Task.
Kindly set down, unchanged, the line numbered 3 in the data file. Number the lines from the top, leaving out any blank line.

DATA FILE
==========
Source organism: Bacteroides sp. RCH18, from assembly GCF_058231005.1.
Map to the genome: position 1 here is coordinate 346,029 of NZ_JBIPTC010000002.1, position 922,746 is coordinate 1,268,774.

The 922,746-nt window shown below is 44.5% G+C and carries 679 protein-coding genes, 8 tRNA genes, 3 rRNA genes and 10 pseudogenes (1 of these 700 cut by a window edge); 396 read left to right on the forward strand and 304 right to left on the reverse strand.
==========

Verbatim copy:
The 922,746-nt window shown below is 44.5% G+C and carries 679 protein-coding genes, 8 tRNA genes, 3 rRNA genes and 10 pseudogenes (1 of these 700 cut by a window edge); 396 read left to right on the forward strand and 304 right to left on the reverse strand.